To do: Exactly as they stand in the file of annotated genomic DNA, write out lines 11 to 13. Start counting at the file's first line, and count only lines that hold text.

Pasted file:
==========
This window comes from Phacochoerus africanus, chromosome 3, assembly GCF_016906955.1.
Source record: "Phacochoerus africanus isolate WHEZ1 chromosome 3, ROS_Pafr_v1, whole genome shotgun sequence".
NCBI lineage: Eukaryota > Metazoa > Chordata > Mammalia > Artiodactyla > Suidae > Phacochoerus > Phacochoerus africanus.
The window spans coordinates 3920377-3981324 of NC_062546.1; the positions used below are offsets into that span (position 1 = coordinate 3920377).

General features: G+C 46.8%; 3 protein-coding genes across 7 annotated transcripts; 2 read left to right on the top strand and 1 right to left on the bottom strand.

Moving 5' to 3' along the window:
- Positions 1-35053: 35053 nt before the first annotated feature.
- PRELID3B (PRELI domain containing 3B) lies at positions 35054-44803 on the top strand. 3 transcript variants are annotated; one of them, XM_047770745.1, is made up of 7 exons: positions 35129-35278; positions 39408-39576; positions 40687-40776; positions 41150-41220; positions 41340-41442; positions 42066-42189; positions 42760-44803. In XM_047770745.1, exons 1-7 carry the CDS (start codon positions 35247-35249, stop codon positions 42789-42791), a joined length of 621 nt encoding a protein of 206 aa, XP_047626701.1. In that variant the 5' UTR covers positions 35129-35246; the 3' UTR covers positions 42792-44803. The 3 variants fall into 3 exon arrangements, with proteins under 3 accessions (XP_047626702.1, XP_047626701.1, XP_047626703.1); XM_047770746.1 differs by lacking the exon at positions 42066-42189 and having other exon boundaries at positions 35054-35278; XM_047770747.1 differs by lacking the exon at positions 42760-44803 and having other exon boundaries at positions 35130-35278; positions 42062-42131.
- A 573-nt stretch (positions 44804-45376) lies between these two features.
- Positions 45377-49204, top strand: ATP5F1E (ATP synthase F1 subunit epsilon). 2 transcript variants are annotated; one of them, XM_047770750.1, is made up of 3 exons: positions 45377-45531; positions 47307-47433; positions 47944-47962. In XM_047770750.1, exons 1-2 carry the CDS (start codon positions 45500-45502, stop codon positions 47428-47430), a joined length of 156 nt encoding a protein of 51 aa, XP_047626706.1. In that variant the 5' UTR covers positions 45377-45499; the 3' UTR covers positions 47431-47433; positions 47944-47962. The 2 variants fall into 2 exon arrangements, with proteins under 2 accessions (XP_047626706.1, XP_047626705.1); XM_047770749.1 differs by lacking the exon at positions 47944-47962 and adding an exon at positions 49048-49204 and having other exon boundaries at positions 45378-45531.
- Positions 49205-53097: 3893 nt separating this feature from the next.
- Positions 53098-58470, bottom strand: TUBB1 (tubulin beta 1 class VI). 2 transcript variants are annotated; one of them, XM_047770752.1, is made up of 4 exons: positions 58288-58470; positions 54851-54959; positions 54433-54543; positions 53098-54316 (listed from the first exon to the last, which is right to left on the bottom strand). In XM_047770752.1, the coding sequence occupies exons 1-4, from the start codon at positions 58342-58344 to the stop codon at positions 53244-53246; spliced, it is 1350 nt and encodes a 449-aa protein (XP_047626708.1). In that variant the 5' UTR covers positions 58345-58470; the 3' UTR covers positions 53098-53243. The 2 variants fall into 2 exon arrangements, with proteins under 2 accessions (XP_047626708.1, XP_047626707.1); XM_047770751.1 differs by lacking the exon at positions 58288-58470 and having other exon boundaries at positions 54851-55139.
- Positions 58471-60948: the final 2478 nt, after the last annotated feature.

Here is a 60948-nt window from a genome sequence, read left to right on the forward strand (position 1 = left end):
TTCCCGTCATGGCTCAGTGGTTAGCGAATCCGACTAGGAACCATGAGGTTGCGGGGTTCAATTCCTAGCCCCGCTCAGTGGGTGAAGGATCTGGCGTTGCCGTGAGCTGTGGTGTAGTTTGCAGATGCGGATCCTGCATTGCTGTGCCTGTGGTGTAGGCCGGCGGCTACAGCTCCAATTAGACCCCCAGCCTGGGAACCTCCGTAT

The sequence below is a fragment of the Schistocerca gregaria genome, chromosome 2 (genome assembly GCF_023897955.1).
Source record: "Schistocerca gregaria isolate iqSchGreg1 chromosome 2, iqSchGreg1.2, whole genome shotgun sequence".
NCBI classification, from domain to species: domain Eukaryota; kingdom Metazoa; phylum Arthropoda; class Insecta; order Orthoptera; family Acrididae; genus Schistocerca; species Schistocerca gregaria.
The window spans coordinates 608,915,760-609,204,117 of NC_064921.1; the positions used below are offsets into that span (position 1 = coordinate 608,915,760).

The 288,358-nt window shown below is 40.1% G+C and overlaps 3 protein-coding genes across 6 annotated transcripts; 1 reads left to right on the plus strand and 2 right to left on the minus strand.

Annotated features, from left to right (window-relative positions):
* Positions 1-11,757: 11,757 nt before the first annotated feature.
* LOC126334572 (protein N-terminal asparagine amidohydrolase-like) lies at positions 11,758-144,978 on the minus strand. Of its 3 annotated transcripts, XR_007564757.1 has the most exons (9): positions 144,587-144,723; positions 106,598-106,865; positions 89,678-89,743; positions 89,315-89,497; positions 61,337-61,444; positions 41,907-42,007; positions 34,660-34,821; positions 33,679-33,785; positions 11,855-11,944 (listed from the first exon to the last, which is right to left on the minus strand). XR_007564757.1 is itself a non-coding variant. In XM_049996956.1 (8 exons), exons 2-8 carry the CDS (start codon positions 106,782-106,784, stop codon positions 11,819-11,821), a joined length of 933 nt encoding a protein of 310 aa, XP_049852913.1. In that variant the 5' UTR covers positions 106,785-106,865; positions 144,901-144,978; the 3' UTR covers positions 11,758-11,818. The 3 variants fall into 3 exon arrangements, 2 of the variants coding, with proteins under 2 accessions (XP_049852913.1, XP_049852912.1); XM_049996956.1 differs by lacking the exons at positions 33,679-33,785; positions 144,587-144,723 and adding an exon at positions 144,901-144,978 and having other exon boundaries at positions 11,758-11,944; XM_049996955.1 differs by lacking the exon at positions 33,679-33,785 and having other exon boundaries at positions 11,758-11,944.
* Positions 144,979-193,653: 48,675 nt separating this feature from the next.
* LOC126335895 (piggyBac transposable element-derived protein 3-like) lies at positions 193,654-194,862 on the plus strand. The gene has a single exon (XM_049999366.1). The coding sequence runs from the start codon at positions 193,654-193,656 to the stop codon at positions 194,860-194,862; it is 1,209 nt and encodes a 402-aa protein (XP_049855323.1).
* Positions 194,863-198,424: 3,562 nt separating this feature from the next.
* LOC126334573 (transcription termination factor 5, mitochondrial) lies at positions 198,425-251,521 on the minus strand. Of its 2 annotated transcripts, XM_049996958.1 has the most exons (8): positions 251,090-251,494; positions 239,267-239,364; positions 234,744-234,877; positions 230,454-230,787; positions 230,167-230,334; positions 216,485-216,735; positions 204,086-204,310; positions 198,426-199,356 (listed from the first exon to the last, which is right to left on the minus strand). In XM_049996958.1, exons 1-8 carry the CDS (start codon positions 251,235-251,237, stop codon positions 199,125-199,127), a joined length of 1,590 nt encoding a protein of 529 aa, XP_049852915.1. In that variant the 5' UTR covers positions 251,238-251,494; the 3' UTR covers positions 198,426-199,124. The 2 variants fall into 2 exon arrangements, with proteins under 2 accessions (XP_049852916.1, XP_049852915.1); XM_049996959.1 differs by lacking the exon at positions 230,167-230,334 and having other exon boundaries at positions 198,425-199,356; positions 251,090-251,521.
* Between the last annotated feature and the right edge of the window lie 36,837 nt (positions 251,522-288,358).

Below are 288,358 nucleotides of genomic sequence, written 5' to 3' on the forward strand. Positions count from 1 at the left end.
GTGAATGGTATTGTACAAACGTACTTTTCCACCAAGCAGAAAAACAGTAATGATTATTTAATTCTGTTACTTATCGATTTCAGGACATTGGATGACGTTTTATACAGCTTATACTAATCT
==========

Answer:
- Positions 49205-53097: 3893 nt separating this feature from the next.
- Positions 53098-58470, bottom strand: TUBB1 (tubulin beta 1 class VI). 2 transcript variants are annotated; one of them, XM_047770752.1, is made up of 4 exons: positions 58288-58470; positions 54851-54959; positions 54433-54543; positions 53098-54316 (listed from the first exon to the last, which is right to left on the bottom strand). In XM_047770752.1, the coding sequence occupies exons 1-4, from the start codon at positions 58342-58344 to the stop codon at positions 53244-53246; spliced, it is 1350 nt and encodes a 449-aa protein (XP_047626708.1). In that variant the 5' UTR covers positions 58345-58470; the 3' UTR covers positions 53098-53243. The 2 variants fall into 2 exon arrangements, with proteins under 2 accessions (XP_047626708.1, XP_047626707.1); XM_047770751.1 differs by lacking the exon at positions 58288-58470 and having other exon boundaries at positions 54851-55139.
- Positions 58471-60948: the final 2478 nt, after the last annotated feature.